Grief and Loss: A Perspective

“I am being driven forward into an unknown land… A wind from my unknown goal stirs the strings of expectation. Still the question: Shall I ever get there? “
~Dag Hammerskjold

There are many things that can be experienced within the safety of the circle or coven that a solitary witch cannot fully apprehend. Words cannot completely capture the experience, but the attempt can be valuable, and so I share it with you here.

This is an expression of the process I went through during my own leave-taking of my coven (also known as hiving). By definition it is a personal point of view, since I am the one who created the situation, and nothing that I say here should be taken as a judgment or antipathy. I began a journey that continues to unfold before me; I hope you will learn from my perspective.

Although this article was written about grief and loss within a particular setting, the wisdom herein can be applied to any experience of emotional distress or pain. In the aftermath of the tragedy of September 11, 2001, dealing with loss is a skill needed more than ever before.

Committing oneself to a relationship entails creating and accepting a shared vision of the future, a new set of roles and relationships, a new economic unit, and a new social identity. Dissolution of the relationship, therefore, entails multiple losses for both parties. Dreams are shattered, personal and social roles are transformed, economic security is threatened or even destroyed, life styles are radically altered, mutual friends and even family are lost, and self-image is damaged. Generally speaking, the longer the duration of the relationship, the more complex its dissolution and the more significant the losses…Additionally, unlike most other losses, in divorce and separation, most frequently the lost loved one does not disappear.”
~from “A Family Grieves” by Thomas Ellis, MA

What was I doing, spinning off? At its most basic, a hive occurs when the coven (either some of its parts or in entirety) chooses to ‘birth’ a new coven. There can be several reasons for a hive:

Ø Sometimes the mother coven will have become too large to administer effectively, so it splits into smaller covens.

Ø One or more members move to a new location and wish to found a new (more conveniently located) coven.

Ø It may be that a member finds him- or herself disagreeing with the administration of the mother coven and wishes to do it her (or his) way instead.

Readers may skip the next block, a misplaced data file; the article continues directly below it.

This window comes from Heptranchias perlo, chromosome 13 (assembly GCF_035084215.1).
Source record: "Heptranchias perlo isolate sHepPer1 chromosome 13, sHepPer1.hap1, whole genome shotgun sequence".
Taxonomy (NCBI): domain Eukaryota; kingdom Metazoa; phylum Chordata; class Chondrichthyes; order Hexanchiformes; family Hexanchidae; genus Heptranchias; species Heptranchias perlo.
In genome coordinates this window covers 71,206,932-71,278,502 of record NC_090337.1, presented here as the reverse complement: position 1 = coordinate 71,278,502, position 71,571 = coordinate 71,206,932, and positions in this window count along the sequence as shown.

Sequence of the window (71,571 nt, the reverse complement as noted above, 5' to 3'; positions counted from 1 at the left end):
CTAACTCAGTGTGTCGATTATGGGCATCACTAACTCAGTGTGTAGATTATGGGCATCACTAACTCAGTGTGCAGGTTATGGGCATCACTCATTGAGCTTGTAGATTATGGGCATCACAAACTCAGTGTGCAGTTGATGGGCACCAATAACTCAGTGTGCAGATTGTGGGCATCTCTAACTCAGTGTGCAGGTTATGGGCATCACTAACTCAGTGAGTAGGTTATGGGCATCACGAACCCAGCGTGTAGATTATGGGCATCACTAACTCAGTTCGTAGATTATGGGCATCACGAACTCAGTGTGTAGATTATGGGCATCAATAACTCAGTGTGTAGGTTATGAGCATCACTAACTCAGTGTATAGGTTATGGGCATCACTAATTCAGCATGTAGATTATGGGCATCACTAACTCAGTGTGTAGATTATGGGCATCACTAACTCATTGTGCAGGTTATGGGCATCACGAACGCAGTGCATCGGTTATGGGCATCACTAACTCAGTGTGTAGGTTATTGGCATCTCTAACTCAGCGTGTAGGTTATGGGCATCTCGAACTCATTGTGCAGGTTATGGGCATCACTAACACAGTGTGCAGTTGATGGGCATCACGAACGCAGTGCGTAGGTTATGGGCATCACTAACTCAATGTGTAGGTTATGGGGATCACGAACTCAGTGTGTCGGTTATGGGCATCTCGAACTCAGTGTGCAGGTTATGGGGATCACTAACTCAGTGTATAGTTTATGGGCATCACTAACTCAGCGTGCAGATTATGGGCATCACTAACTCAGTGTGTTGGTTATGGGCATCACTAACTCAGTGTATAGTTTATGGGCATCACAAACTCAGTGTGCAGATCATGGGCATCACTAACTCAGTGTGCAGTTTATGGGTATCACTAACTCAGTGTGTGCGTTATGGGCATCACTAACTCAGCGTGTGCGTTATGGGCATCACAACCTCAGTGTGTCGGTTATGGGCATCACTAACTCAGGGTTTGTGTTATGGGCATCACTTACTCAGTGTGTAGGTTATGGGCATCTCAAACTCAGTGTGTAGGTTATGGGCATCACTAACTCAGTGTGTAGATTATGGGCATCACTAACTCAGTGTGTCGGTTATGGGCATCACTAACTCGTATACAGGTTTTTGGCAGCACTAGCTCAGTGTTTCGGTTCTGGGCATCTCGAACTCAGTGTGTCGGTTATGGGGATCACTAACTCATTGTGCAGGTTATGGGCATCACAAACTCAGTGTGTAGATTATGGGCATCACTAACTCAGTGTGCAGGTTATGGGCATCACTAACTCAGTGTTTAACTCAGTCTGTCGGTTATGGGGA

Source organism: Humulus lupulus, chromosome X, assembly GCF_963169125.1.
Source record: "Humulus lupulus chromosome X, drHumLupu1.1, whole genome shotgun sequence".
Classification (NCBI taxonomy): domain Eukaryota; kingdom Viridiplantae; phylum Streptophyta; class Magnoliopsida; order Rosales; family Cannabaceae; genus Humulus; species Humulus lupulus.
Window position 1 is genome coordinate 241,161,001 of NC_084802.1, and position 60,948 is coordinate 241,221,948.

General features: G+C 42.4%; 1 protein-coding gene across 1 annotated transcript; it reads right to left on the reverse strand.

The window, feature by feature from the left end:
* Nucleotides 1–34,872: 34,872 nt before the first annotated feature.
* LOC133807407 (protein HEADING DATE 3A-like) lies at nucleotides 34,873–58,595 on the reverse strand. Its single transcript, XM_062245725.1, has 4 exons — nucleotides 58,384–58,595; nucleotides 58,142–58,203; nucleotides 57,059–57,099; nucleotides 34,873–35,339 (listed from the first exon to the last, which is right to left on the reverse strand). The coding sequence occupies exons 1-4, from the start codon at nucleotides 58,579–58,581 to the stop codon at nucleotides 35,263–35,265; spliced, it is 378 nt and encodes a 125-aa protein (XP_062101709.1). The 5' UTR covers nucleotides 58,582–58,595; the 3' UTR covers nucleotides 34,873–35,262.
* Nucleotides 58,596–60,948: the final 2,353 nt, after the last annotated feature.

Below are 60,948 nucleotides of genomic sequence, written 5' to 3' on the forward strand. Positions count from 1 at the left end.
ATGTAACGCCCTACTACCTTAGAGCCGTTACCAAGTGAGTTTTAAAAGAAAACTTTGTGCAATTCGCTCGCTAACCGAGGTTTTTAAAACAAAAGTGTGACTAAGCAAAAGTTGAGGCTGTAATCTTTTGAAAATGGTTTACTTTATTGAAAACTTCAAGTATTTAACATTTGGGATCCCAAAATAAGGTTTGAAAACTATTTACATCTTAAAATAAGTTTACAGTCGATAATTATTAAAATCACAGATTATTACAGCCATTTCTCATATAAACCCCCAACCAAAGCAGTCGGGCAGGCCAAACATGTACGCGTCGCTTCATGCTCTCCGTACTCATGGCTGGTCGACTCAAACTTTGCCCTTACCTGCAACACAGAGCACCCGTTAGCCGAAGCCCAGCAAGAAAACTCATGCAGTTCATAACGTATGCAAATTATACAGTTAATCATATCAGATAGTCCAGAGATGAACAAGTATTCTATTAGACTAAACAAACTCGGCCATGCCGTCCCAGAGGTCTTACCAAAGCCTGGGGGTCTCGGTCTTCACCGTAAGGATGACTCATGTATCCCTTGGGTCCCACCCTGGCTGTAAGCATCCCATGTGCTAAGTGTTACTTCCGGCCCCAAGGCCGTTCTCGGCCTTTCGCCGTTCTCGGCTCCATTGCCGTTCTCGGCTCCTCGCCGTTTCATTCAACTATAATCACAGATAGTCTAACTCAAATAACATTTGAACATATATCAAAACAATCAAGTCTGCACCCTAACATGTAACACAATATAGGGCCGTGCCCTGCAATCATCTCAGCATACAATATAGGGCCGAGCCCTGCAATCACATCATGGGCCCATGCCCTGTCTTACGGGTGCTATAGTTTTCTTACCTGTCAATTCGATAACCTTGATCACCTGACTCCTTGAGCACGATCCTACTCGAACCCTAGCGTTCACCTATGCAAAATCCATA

In some cases (and mine in particular) the Deity asks for the event . I had known for some time that I should lead a coven, but I did not think I was ready. S/He did, enough said.

For any reason, in any case, a hive is a serious stressor for a coven. A coven takes on an identity of its own, made up of the consciousnesses of the individual member, and when a person leaves, it is like a member of your close family has died.

One of life’s critical transitions for individuals and families is the loss of a loved one. These losses include not only an ending but also a beginning, grief, and mourning. Grieving is a process of discovering what it is that was lost, what is left, and what is possible. This grieving is the transformative process in which loss becomes choices involving growth and finding new stories with new meanings.

But, to paraphrase Monty Python, “I’m not dead yet!” From my perspective, I was a pregnant mother, about to give birth for the first time – I needed your excitement, your wisdom, your advice and help. I called for a Lamaze coach, and found myself listening to a funeral dirge. I felt like you ignored me, pushed me way, denied my state. I hurt — that was my place in the grieving chain. What was worse is that I could not see this was going on, none of us could, so I did not know to ask for the support I wanted.

Looking back, I do not know what I expected. to happen. Spinning off, leaving the coven, was a task laid upon me that I could not refuse. Intellectually, I knew the coven supported me, but perhaps I expected more excitement. There I was, pregnant for the first time, full of life and bursting with powerful energy. Yet my family members acted as if I had terminal cancer, lick an inevitable clock ticking its way towards a terrible end. The contrasting viewpoints were painful and marred what should have been a happy occasion. Loss enfolds me in her arms, still.